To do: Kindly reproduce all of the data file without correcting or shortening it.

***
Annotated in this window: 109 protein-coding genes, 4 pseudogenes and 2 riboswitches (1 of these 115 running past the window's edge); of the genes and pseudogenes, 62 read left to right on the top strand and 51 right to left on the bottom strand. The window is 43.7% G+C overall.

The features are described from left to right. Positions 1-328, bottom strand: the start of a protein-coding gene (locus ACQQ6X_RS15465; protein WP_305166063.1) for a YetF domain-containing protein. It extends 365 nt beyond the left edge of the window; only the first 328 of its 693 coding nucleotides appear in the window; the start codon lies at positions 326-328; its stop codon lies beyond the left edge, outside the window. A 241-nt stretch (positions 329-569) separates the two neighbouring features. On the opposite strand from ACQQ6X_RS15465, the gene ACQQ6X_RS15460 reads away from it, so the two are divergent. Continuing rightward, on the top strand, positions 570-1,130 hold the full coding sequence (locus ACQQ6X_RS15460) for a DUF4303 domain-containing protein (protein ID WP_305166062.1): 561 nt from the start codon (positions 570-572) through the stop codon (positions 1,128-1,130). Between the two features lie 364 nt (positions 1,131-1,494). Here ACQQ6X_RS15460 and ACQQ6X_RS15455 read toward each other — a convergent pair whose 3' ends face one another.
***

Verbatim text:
Annotated in this window: 109 protein-coding genes, 4 pseudogenes and 2 riboswitches (1 of these 115 running past the window's edge); of the genes and pseudogenes, 62 read left to right on the top strand and 51 right to left on the bottom strand. The window is 43.7% G+C overall.

The features are described from left to right. Positions 1-328, bottom strand: the start of a protein-coding gene (locus ACQQ6X_RS15465; protein WP_305166063.1) for a YetF domain-containing protein. It extends 365 nt beyond the left edge of the window; only the first 328 of its 693 coding nucleotides appear in the window; the start codon lies at positions 326-328; its stop codon lies beyond the left edge, outside the window. A 241-nt stretch (positions 329-569) separates the two neighbouring features. On the opposite strand from ACQQ6X_RS15465, the gene ACQQ6X_RS15460 reads away from it, so the two are divergent. Continuing rightward, on the top strand, positions 570-1,130 hold the full coding sequence (locus ACQQ6X_RS15460) for a DUF4303 domain-containing protein (protein ID WP_305166062.1): 561 nt from the start codon (positions 570-572) through the stop codon (positions 1,128-1,130). Between the two features lie 364 nt (positions 1,131-1,494). Here ACQQ6X_RS15460 and ACQQ6X_RS15455 read toward each other — a convergent pair whose 3' ends face one another.